Everyone should know on whose shoulders they stood as they grow through life.
Mu mother-in-law (MIL) and an aunt-in-law arrived yesterday from The Bahamas to spend a few weeks with us. It’s not because of the weather, though Nassau is a tad cooler now than Kingston. My wife and I were due to travel and leave behind some teenagers, who don’t need too much. supervision, but profit from rubbing shoulders with their elders. Also, my MIL loves Jamaica and has a fine old time, and it’s about 4 months since she was last here.
As we sat and ate and chat yesterday evening, some thoughts floated through my head. My mother was the first of 11 children; my father was first of 5; I’m an only child. My uncles and aunts were really important to me; aunts and uncles also important to my daughters (each of whom grew up as an only child much of their lives). Godparents are also important, but I raise my hat to those close blood relatives and cousins. I’m as close to one cousin as I think I would be to a sister, as we grew up together for many years in London.
I was explaining to our American guest our tradition of having children call close and trusted adult friends ‘auntie’ and ‘uncle’, and how my daughter now did that for one of the parents of classmates at her school in the USA. The man was thrilled when I explained this to him and couldn’t wait to be called ‘uncle’. He’s been a set of eyes and ears for me while my daughter has been far away.
When my parents and I went to London in 1961, I was soon surrounded by aunts, uncles and cousins. My mother had a brother already living there, in Brockley, south London, and my father had a sister living close by; she had a daughter born in 1960.
We visited them often, as I’ve mentioned before. My uncle was soon joined by three of his brothers who lived with him in his large house; he also took in another Jamaican whom he’d known from before. So, south London soon became our ‘go to’ place most weekends, and it was family time, with Jamaican food and chatter and laughter and the play of children as two of my uncles soon married and their wives had children. I was the oldest around and naturally took on ‘big brother’ characteristics. My aunt came to share a basement flat with us a few years later, when we moved from Shepherd’s Bush to west Kensington (3 Sinclair Gardens; see Google stree view).
In passing, that corner house was always a memorable spot as it was close to a fish and chip shop and was one of the places I could walk to alone to get things. I would have been around 10 years old, and it would have been about a 15 minute walk to school. (I think back to taking time at the Passmore Library as part of my walk home; we did not have books and reading and learning were being impressed on me and the library was my friend.)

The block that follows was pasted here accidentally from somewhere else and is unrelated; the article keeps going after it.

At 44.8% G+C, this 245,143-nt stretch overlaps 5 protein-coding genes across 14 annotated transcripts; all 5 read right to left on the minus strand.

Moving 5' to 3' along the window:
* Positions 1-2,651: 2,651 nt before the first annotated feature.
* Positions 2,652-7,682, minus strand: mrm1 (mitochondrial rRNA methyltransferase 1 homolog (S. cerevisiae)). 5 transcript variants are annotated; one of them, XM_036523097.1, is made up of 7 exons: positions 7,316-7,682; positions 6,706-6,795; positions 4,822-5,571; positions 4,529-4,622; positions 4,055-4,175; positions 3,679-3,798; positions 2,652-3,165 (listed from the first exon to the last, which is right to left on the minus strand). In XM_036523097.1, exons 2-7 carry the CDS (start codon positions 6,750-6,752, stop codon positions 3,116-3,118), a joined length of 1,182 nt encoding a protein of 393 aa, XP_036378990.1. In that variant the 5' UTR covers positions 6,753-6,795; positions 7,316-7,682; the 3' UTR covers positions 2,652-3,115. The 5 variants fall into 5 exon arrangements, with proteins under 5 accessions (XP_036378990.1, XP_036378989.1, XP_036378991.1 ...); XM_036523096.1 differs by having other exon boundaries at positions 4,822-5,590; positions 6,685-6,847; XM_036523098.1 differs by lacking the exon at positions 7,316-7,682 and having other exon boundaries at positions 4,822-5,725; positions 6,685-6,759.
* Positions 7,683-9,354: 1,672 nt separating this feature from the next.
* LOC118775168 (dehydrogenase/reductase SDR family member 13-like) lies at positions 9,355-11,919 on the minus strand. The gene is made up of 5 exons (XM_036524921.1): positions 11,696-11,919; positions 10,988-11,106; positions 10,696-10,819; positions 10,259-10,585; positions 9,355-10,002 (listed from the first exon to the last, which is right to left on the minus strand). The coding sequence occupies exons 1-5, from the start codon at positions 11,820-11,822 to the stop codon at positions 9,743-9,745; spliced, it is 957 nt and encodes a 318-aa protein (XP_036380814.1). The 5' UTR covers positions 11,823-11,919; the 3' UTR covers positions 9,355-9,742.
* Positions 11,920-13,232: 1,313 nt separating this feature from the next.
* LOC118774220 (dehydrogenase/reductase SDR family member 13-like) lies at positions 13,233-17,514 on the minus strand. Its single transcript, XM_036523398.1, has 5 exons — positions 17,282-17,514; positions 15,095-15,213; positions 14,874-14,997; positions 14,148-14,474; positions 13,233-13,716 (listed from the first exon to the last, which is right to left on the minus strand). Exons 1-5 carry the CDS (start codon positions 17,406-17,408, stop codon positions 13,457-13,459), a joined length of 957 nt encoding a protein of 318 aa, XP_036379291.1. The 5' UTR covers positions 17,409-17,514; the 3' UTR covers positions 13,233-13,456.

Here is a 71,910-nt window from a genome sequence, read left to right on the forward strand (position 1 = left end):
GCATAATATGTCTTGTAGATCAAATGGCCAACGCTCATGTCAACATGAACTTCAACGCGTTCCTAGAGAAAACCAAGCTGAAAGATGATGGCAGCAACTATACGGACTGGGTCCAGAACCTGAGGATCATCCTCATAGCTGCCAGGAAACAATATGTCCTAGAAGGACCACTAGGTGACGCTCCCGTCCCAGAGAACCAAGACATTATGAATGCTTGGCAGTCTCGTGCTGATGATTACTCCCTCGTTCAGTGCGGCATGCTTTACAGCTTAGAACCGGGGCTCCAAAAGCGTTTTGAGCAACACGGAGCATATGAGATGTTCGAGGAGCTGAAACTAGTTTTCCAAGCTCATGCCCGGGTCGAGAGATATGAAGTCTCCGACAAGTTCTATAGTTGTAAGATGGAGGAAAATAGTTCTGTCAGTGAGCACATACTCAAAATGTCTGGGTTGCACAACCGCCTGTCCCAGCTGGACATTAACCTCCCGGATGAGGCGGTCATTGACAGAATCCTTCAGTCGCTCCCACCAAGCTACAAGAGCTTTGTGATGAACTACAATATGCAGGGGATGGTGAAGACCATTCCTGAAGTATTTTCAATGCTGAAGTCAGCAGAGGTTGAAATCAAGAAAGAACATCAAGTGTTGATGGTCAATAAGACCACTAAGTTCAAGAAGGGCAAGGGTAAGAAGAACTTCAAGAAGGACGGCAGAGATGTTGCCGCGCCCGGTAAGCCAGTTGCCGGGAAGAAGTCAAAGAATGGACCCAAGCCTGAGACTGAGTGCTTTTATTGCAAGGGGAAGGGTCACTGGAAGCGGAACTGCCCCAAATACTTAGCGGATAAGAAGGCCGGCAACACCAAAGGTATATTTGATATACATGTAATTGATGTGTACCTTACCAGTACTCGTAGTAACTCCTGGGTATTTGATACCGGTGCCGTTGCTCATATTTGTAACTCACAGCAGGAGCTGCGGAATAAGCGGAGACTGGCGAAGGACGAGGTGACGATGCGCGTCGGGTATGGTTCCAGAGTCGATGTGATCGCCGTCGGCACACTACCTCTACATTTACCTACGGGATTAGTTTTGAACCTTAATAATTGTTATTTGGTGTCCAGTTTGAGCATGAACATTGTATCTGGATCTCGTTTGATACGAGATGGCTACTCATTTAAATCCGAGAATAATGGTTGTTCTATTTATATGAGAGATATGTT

But, my uncles and aunt were my guides, along with my parents. One uncle, a carpenter, would later set me up for my first summer job, working for Wates the building company, and ironically the job I first worked on was a bank adjacent to the Bank of England, where I later worked 🙂 I would spend several summers as a labourer for Wates: brutally hard physical work with solid people, who never found a joke or a ribbing they could resist. I often came home exhausted but ready to go back, especially to get my wage packet on a Friday. Money!!! I discovered the joys of sausage sandwiches and hot mugs of tea 🙂
Funnily, I learned a lot about humility working on building sites, where my intellect and academic gifts were of no worth if I couldn’t heave bags of cement. But, it was there that I met a kindred spirit one summer, a university student working his summer job, and we could have ‘our type’ of talk as he studied English Literature, as I was.
My other uncles all worked for some time on the buses for London Transport; black bus conductors and later drivers were becoming fixtures in London .
One of them also worked for a while for Peek, Frean, the biscuit company. The eldest uncle, who owned the house, later went to work for the Post Office, like my father.
I loved it when one uncle would bring ‘work’ home in the form of boxes of biscuits; shortcake were my favourites.
They were all good story tellers and part of growing up was just hearing their seemingly crazy and funny stories, many of which were just their take on life as they lived it. They all loved their white rum and were ready with my father to lead each other astray. 🙂 Sadly, all are now dead.
My aunt is still alive and now living again in rural Jamaica, in St. Mary, her home district. I spent time with her daughters on my recent trip to London; they’re my only blood relatives in the UK.
When I relate that most of my family never left Jamaica, it’s significant that those who did ended up close to us. Far away from home, yet not far from family is a good thing to have in my memory vault.